Then he turned conciliatory, again, said Haaretz, "I know of the difficulties and suffering of the Palestinians. I believe we can move forward, gradually, with mutual respect and confidence building between the sides," he said. He promised to look at "a variety of ideas" for advancing the peace talks and reducing the suffering of the Palestinians.  

He pledged his government would "turn a new page in relations with the citizens of Israel who are not Jewish," he was heckled from the back benches by MK Taleb Al Sana of the United Arab List, who said "there's no shame in mentioning the Arab citizens." 

Sharon looked up from the page he was reading and smiled. "It's too bad you don't have a little patience. If you had waited until the next sentence in my speech, you would have heard me wish the Arabs of Israel a happy Eid al-Adha." The off-the-cuff remark won a stormy round of applause, something rare in the Knesset. 




Meanwhile, France said that Sharon's new government will be judged on its actions and its capacity to boost the peace process, French Foreign Minister Hubert Vedrine said as the hawkish former general was sworn in as prime minister. 

"We will wait and see what are its intentions, particularly on the point that is most important for us, namely relations with the Palestinians," the minister told Radio France Internationale, quoted by AFP. 

"Going on from there, we'll see if the government has proposals to make, if it has a political vision of the relations with the Palestinians, if it is up to getting the process under way again," Vedrine said.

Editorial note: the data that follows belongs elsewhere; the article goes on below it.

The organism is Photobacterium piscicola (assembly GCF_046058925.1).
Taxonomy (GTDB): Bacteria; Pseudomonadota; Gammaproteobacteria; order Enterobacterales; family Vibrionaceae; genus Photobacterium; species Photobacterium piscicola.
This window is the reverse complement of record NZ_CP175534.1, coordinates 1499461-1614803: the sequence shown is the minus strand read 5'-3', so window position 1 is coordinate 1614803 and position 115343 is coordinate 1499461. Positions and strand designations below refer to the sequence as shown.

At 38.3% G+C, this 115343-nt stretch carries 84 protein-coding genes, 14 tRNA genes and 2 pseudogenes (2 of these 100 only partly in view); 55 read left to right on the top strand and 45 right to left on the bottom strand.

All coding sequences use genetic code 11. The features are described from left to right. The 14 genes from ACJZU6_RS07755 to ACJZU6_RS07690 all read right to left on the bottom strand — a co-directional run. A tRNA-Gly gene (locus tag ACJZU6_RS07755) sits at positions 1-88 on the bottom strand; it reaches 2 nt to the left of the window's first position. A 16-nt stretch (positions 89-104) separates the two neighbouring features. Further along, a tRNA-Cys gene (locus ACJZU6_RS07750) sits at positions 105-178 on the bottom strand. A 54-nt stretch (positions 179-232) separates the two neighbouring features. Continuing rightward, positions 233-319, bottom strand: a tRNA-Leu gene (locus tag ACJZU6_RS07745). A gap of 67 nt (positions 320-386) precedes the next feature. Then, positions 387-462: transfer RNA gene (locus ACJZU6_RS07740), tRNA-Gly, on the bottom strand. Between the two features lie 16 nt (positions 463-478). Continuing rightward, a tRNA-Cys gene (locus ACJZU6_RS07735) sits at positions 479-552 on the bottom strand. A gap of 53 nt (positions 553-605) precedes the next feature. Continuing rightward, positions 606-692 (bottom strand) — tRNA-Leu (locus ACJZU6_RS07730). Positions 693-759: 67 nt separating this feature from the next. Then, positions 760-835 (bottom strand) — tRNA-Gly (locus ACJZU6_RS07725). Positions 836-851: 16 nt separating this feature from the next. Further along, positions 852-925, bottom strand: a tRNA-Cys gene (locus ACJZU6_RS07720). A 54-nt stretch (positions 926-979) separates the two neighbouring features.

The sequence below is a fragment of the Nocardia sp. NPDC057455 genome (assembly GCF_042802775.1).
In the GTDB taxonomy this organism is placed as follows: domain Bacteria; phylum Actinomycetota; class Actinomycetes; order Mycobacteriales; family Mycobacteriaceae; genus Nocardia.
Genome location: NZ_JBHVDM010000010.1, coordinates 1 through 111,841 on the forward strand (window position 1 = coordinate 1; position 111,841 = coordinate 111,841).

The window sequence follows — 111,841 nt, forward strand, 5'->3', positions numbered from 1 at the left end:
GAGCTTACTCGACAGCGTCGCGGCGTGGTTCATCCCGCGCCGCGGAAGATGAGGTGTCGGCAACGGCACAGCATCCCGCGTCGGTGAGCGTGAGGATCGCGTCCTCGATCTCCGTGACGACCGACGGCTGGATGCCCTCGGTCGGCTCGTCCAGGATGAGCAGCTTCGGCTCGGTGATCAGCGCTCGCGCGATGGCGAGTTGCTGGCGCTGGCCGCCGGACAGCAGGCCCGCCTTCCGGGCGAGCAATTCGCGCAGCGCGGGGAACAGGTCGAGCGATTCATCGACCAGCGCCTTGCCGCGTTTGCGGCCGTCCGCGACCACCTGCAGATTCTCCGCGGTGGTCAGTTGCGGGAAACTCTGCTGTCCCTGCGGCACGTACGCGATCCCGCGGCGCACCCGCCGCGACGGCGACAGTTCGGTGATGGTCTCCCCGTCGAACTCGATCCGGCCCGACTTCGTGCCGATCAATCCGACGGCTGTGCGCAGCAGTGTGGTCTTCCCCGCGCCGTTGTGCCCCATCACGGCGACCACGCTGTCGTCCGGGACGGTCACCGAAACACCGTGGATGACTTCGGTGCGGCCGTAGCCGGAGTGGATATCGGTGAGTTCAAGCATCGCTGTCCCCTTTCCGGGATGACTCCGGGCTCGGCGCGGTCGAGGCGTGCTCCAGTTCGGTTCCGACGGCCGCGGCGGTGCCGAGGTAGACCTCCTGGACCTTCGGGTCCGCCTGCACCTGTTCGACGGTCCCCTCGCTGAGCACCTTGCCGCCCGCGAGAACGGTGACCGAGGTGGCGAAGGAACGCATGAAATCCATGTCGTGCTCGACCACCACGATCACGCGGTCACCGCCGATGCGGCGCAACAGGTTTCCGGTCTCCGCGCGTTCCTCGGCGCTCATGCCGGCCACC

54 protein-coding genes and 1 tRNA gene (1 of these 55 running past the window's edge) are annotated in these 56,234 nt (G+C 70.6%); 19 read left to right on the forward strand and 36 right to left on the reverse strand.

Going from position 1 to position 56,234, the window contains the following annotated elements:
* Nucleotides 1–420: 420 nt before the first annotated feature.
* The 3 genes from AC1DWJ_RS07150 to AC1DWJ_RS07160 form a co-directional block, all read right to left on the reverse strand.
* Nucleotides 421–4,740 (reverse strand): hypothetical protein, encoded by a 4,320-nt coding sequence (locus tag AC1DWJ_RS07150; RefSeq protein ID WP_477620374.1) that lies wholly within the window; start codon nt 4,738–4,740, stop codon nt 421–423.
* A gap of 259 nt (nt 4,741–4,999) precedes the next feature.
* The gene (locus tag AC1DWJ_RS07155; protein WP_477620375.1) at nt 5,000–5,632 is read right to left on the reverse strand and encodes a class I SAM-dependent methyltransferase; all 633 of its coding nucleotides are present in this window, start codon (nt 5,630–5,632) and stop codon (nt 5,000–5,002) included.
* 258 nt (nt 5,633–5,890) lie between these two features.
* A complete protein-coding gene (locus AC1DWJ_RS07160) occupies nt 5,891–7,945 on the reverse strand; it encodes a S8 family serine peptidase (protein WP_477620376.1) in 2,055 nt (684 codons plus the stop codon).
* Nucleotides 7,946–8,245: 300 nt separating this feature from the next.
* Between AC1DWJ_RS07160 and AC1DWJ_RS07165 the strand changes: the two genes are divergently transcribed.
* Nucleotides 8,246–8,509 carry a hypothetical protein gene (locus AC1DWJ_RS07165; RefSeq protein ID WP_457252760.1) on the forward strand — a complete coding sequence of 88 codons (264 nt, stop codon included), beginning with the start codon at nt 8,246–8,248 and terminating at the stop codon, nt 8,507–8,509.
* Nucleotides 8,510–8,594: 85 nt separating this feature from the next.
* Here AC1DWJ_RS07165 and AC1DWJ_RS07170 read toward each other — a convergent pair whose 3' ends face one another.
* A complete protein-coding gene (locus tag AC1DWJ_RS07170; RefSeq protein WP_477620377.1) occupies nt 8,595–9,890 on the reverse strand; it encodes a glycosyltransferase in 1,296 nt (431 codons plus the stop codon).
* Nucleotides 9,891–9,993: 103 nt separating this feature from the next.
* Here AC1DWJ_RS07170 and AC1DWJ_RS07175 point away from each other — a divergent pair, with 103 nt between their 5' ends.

"We note the fact that it's a government of unity with a lot of parties, but the important thing is its programme," he said. 

"It is actions and precise commitments that count; the problems are very acute given the enormous tension in the region, which is dangerous, very dangerous," the foreign minister said. 



On the same day, the Knesset wiped the direct election of prime ministers from the law books with a 72-37 majority and three abstentions. The law was widely blamed for the instability of the last two Israeli governments and the rise of sectarian parties focused on narrow interests, according to Haaretz. 

The passage of the bill was a key step to fulfilling the basic coalition agreement between Likud and Labor, just as the passage of the Tal bill was a key element of the coalition agreement between Likud and Shas.  

The bill to replace the law that obliged voters in the last two elections to cast one ballot for prime minister and another for a party, was shepherded through the last two Knessets by a bipartisan effort led by Likud MK Uzi Landau and backed by former justice minister Yossi Beilin.  

The vote won support from Labor, Likud, Meretz, Center, Hadash, Gesher, United Torah Judaism, and Balad, with some other support coming from the United Arab List, the National Union bloc, and the National Religious Party's Yigal Bibi. 

Opposing the bill were Shas, Shinui, Yisrael b'Aliya, National Union, and the Democratic Choice, with other nays coming from the United Arab List, Meretz's Amnon Rubinstein, the NRP's Shaul Yahalom, Center's Ronni Milo, and Labor's Haim Ramon – 


© 2001 Al Bawaba (